Africa Information:

I have visited Africa three separate times. I think it is safe to say that I am hooked on the continent. My first visit was for almost three months from June to August 1998. On that trip, I visited Botswana, Zimbabwe, Zambia, Kenya, Tanzania and Zanzibar. Aside from many traditional safaris in the game parks, I did a canoe safari and white water rafting on the Zambezi River and I also attempted (unsuccessfully) to climb Mt. Kilimanjaro.

My second visit was a quick trip (less than two weeks) to Uganda in September 2000, primarily to see the mountain gorillas.

On my third trip, I spent a month in South Africa and Namibia. This visit included (among many other fascinating experiences) the Skeleton Coast of Namibia, where I had a chance to visit the Himba and Herero peoples, and an opportunity to dive (in a cage) with South Africa's great white sharks.

General Travel Information:

Credit Cards: Except in large establishments in the large cities (such as hotels in Nairobi or Cape Town), I found that the American Express card was not very widely accepted. Many more places accepted VISA (I didn't use a MasterCard, so I can't offer any guidance there). Many of the camps out in the bush, however, prefer cash or, at best, travelers checks. Also, the guides naturally prefer to receive tips in cash. Many places in Africa are a long way from the nearest bank so cash is preferred. U.S. dollars are usually acceptable.

Travelers Checks: Carrying a good portion of your funds in travelers checks is always a good idea. American Express travelers checks were widely accepted. While in Africa I also saw quite a few Barclay's Banks, so I would imagine their travelers checks are accepted in most places as well (but I had no personal experience with them).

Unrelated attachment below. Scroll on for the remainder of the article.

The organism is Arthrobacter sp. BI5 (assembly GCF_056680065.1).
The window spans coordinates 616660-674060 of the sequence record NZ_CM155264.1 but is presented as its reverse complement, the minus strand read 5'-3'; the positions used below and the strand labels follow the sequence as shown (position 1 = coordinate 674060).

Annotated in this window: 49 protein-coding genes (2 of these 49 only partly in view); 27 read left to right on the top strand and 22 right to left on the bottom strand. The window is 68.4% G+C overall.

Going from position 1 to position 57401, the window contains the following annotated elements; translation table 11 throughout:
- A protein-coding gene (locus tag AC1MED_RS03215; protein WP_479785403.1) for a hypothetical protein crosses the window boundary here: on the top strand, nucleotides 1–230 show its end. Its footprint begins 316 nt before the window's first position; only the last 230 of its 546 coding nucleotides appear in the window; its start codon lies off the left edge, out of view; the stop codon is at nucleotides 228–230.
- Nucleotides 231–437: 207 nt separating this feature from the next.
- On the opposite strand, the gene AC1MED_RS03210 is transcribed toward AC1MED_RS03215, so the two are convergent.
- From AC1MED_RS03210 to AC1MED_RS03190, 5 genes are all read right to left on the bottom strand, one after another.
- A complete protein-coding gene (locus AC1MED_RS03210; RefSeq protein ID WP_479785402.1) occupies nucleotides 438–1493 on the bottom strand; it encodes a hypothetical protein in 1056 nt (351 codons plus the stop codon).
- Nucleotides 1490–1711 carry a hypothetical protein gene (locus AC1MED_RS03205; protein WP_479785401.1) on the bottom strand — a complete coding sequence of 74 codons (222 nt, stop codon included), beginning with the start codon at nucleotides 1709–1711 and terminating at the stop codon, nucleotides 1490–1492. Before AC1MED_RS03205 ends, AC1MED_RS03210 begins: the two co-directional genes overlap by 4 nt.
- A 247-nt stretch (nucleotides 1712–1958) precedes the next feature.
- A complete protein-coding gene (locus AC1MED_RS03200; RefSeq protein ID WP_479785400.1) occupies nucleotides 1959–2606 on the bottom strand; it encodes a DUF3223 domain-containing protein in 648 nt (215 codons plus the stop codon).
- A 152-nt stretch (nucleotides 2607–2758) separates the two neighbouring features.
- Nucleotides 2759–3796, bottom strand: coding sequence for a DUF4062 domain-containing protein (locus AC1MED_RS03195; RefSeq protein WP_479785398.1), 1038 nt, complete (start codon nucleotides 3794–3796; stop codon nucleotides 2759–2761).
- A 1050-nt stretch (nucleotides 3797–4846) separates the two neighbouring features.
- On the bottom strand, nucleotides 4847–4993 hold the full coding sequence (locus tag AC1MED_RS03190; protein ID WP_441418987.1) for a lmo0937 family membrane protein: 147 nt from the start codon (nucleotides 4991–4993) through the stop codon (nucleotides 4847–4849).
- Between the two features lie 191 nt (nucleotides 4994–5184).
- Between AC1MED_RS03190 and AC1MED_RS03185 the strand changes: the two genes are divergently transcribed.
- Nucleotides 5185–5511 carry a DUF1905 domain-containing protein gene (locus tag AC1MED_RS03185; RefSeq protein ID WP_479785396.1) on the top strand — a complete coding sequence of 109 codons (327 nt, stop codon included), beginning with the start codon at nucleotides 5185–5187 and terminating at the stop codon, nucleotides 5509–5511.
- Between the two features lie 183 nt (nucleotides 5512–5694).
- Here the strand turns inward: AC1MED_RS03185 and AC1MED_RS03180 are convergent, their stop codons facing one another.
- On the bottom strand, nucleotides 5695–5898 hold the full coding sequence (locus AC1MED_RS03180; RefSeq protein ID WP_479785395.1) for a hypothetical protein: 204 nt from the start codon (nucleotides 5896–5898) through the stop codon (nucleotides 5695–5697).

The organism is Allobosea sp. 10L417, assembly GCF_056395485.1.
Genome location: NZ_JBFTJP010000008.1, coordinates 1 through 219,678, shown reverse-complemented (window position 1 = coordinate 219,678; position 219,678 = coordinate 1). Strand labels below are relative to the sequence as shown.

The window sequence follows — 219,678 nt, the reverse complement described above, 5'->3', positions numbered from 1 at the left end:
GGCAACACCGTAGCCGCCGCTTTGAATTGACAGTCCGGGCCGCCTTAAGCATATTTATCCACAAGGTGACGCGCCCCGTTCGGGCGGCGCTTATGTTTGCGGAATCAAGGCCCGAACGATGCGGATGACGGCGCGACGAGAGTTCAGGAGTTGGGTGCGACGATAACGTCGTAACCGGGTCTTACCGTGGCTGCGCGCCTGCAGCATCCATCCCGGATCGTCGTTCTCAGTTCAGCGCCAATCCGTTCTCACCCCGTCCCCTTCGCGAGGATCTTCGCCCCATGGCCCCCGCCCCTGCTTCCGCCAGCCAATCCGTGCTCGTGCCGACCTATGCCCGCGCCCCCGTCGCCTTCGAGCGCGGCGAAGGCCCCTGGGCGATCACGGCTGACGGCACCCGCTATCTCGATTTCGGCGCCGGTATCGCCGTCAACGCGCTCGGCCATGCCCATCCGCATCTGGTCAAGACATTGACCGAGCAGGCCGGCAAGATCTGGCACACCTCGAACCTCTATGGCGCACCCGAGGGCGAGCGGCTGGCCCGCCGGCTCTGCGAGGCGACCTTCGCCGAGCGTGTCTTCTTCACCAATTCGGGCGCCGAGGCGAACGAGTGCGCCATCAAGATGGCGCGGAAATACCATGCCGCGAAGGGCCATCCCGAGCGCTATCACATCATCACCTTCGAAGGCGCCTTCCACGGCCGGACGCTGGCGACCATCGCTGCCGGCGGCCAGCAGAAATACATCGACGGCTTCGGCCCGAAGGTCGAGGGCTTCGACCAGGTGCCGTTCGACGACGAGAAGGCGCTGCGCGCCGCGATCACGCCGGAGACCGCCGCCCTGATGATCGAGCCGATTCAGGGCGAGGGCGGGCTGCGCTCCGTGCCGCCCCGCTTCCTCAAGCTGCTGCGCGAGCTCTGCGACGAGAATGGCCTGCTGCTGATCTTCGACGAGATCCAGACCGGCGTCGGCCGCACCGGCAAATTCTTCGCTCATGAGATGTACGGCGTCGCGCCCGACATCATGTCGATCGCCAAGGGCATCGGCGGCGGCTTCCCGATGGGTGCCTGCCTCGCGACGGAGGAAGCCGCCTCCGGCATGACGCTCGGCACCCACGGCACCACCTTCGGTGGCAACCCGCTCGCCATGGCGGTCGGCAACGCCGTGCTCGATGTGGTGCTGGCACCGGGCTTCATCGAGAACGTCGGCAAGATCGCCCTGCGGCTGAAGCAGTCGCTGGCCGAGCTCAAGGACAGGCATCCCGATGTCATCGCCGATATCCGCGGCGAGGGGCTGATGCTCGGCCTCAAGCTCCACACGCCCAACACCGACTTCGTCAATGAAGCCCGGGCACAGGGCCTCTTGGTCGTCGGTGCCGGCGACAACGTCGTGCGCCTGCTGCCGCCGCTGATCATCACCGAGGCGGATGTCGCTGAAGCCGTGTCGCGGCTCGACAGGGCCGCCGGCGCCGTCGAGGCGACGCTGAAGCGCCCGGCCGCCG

Clothing: Laundry service in most of the camps was excellent and very quick (laundry left in the morning was usually ready that evening). It is not necessary to take a lot of extra clothes. On safari, neutral colors are best (tans and olive greens – you know, regular safari colors). Blacks and whites are discouraged. These colors stand out prominently in most animals' vision so you are more likely to be spotted and perhaps spook the animal. Mornings during June through September (the southern winter) can be quite cold (in the 30s Fahrenheit; near zero Celsius). Once the sun is up, the day warms up very quickly and a T-shirt was usually enough.

Copies of Important Documents: It is a good idea to keep photocopies of important items, such as your passport's main page, any visas, airline tickets, travelers check receipts, travel vouchers and addresses of hotels and local travel contacts (the people in Africa that are actually responsible for you). These copies should be kept somewhere separate from the originals. Such copies can be very useful in the event the originals are lost or stolen.

Crime: I had no problems with crime during the entire eleven weeks I was in Africa. The only incident I heard about was that a fellow in one of the groups had a gold chain snatched from his neck while walking the streets in Nairobi. I never experienced or heard about any thefts in any of the camps, even though many people had rather expensive photographic equipment, binoculars and other items. Nevertheless, it is never wise to tempt fate. Many parts of Africa are very poor and a relatively modest SLR camera could exceed a year's pay for many people. It is a good idea to check with local people (a guide or hotel personnel) before venturing out into a city, especially at night (in Nairobi, for example, the hotel insisted that we take a taxi to a restaurant that was only a few blocks away).